On day 2, we were to have two different lessons, one on the Shoka in the morning and one on Jiyuka, also known as Free Style, in the afternoon.
We saw yesterday that the Rikka form was practiced exclusively well into the 17th century and adorned the palaces, temples and residences of the feudal lords. These arrangements were both too time consuming and too large for most homes hence a need to simplify the form. Therefore, late in the 17th or early 18th century, the Shoka was introduced. The classical form, known as shoka shofutai, was composed, as I have mentioned in an earlier post, of 3 main parts: Shin, Soe and Tai. If Ashirai (supporting material) is needed to complement or balance the arrangement, we then talk of the elements as groupings: the shin group, the soe group or tai group.
The size of the arrangement was then regulated as well. In the classical shoka, the shin was said to be 1 1/2 to 3 times the height or width of the container as dictated by the type of container, the type of material or the eventual emplacement of the proposed arrangement. The size of the other remaining elements were to be in proportion to the shin. The soe was to be 2/3 the size of the shin, and the tai, 1/3. My first Ikebana teacher who was a retired math teacher, was delighted in discovering these rules and used to teach Ikebana to her math students so they could understand fractions in a practical way. Of course, these rules tend to be somewhat relaxed at the arranger’s discretion when the circumstances so dictate.
All these technicalities apart, we must never lose sight of the fact that Ikebana is an art form and that in arranging a shoka, we are first and foremost trying to convey the essence of the plant material even as we are transforming nature. It is said in our book on shoka shofutai that the Shoka expresses the ebb and flow of life, the visible and invisible, and the reality of a beautiful, growing world in the harmonious forms of its plant materials.
The shoka exists in a huge variety of styles, each conforming to the basic principles listed above, yet each with its own set of rules. This morning, in his lesson-demonstration, Professor Miura arranged five different shokas. He first arranged an isshuike of peonies using only 3 branches, one for each of shin-soe-tai. The second arrangement used two different materials, reeds and irises. This was done as a split shoka, which is a special arrangement called futakabu-ike. The third arrangement was also a special one, arranged in a hanging container in the shape of a moon. This arrangement called Tsuki is meant to show the beauty of the plants as viewed in the moonlight. The fourth was a shoka shimputai, again a special arrangement introduced by Sen’ei Ikenobo in 1977. The shimputai introduces a whole new set of rules which I will discuss another time. It was a gorgeous arrangement using a maple branch to set up the beauty of two alium flowers, anchored at the bottom by a single white astroemeria bud.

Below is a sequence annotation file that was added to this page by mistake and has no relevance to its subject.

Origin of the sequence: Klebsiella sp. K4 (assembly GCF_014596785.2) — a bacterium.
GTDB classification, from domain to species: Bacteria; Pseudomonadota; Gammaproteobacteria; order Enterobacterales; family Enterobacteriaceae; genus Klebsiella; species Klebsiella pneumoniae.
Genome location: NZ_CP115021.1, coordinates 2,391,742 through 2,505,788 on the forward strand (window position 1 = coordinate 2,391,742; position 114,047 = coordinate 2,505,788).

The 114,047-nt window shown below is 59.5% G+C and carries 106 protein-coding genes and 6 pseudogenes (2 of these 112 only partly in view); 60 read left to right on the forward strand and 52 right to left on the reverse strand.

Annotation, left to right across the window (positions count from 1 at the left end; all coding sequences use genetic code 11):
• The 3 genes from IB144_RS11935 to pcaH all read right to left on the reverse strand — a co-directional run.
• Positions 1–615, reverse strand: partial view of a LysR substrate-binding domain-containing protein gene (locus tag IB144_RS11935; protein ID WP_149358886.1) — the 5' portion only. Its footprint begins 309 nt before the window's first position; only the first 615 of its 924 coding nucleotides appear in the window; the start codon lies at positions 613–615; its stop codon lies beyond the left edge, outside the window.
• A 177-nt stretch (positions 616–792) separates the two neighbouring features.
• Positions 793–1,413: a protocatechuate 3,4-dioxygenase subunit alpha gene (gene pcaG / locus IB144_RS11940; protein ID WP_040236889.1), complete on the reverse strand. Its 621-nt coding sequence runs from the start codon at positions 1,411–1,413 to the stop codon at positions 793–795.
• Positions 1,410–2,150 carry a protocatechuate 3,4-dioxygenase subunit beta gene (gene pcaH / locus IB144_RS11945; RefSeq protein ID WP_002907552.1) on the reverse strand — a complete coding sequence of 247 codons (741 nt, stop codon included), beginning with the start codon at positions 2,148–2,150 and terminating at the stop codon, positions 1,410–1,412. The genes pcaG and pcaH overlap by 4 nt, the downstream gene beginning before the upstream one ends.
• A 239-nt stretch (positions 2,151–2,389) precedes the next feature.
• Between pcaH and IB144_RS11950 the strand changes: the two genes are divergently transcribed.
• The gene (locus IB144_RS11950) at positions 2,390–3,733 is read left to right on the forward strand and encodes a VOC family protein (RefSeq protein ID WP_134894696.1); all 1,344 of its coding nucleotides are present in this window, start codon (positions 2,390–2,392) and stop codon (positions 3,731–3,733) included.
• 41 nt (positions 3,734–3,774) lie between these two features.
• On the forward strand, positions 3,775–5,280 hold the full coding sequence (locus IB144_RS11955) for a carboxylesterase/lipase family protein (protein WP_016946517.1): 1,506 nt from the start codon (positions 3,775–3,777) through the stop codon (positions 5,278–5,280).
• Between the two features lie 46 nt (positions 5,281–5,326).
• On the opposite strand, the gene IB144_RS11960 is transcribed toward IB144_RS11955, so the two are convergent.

Sensei’s final arrangement was a sanshuike, a shoka using three different materials, in this case, astroemeria, New Zealand Flax and roses. Often, in a shanshuike, one uses a different material for each of shin, soe and tai. At times, all 3 materials can be used in each of the parts, at the discretion of the arranger. From here on, I will discuss my own arrangement seen in the attached picture. For shin, I have used a tall astroemeria, but it is evident that its nude stem needs dressing up with some kind of foliage. I therefore used New Zealand flax as shin back ashirai and shin front as well. In the soe, the order is reversed. As the soe must be the last element seen flowing to the back, it made sense to use the New Zealand flax for that purpose. The astroemeria, used low, comes in to accentuate the valley between soe and shin. For the tai, we were left with the roses which add color while complementing the arrangement. The tai normally uses 3 flowers, however when they are somewhat big, as is the case here, we abbreviate to two flowers. The arrangement shows the leaves of the roses extending to the right as opposed to the soe which moves to the left.
The afternoon was devoted to the study of free style which is called jiyuka in Japanese. It is a relative newcomer to the styles of Ikebana and although it probably appeared early in the twentieth century, it came to the forefront in the last 60 years or so. At least as far as the Ikenobo School is concerned.
As its name implies, there are, in free style, no rules that must be followed but there are, however, principles that guide one’s arrangement. Free style is somewhat akin to modern art and as in painting, one may have tendencies to express his or her feelings in a naturalistic way or in an abstract way. As in abstract art, free style arrangements tend to place greater emphasis on colors, lines, shapes, and mass to express themes and feelings. These elements may be present in plant material as well as in artificial material, often used in combination.
Sensei provided us with four different arrangements during his lesson-demonstration. All four were well received and greatly influenced our own student work but it would be futile to describe his work without the benefit of visual references, unfortunately unavailable. He did, however, do one arrangement using the material we had to use: dracoena massangeana leaves, gerberas, trachelium, baby’s breath and for my own arrangement, bridal wreath spirea. It was an inspiring weekend.